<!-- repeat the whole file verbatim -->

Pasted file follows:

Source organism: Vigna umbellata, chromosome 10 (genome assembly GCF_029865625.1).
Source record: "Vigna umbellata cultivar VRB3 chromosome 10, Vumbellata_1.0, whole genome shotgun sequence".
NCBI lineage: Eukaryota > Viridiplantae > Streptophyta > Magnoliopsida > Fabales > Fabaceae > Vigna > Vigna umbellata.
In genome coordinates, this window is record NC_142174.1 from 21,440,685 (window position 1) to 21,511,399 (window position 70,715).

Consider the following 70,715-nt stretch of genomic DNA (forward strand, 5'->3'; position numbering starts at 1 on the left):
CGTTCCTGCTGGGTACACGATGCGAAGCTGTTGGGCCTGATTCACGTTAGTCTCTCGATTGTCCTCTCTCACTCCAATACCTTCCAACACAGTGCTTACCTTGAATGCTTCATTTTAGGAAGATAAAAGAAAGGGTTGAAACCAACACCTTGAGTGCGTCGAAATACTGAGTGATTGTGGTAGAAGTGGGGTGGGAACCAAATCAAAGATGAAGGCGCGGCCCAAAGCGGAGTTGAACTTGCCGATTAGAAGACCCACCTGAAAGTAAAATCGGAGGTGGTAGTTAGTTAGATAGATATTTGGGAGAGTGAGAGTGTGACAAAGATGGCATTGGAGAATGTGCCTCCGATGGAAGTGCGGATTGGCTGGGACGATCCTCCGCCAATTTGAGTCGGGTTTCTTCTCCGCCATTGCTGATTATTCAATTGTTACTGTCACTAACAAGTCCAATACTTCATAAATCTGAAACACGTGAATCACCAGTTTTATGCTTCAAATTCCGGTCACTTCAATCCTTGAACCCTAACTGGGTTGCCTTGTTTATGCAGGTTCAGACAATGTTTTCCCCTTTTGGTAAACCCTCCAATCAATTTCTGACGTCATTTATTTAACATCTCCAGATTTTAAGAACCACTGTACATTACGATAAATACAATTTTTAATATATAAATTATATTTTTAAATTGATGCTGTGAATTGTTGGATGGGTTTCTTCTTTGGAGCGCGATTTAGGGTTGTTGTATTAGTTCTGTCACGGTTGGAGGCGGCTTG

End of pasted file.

Source organism: Vigna umbellata, chromosome 10 (genome assembly GCF_029865625.1).
Source record: "Vigna umbellata cultivar VRB3 chromosome 10, Vumbellata_1.0, whole genome shotgun sequence".
NCBI lineage: Eukaryota > Viridiplantae > Streptophyta > Magnoliopsida > Fabales > Fabaceae > Vigna > Vigna umbellata.
In genome coordinates, this window is record NC_142174.1 from 21,440,685 (window position 1) to 21,511,399 (window position 70,715).

Consider the following 70,715-nt stretch of genomic DNA (forward strand, 5'->3'; position numbering starts at 1 on the left):
CGTTCCTGCTGGGTACACGATGCGAAGCTGTTGGGCCTGATTCACGTTAGTCTCTCGATTGTCCTCTCTCACTCCAATACCTTCCAACACAGTGCTTACCTTGAATGCTTCATTTTAGGAAGATAAAAGAAAGGGTTGAAACCAACACCTTGAGTGCGTCGAAATACTGAGTGATTGTGGTAGAAGTGGGGTGGGAACCAAATCAAAGATGAAGGCGCGGCCCAAAGCGGAGTTGAACTTGCCGATTAGAAGACCCACCTGAAAGTAAAATCGGAGGTGGTAGTTAGTTAGATAGATATTTGGGAGAGTGAGAGTGTGACAAAGATGGCATTGGAGAATGTGCCTCCGATGGAAGTGCGGATTGGCTGGGACGATCCTCCGCCAATTTGAGTCGGGTTTCTTCTCCGCCATTGCTGATTATTCAATTGTTACTGTCACTAACAAGTCCAATACTTCATAAATCTGAAACACGTGAATCACCAGTTTTATGCTTCAAATTCCGGTCACTTCAATCCTTGAACCCTAACTGGGTTGCCTTGTTTATGCAGGTTCAGACAATGTTTTCCCCTTTTGGTAAACCCTCCAATCAATTTCTGACGTCATTTATTTAACATCTCCAGATTTTAAGAACCACTGTACATTACGATAAATACAATTTTTAATATATAAATTATATTTTTAAATTGATGCTGTGAATTGTTGGATGGGTTTCTTCTTTGGAGCGCGATTTAGGGTTGTTGTATTAGTTCTGTCACGGTTGGAGGCGGCTTG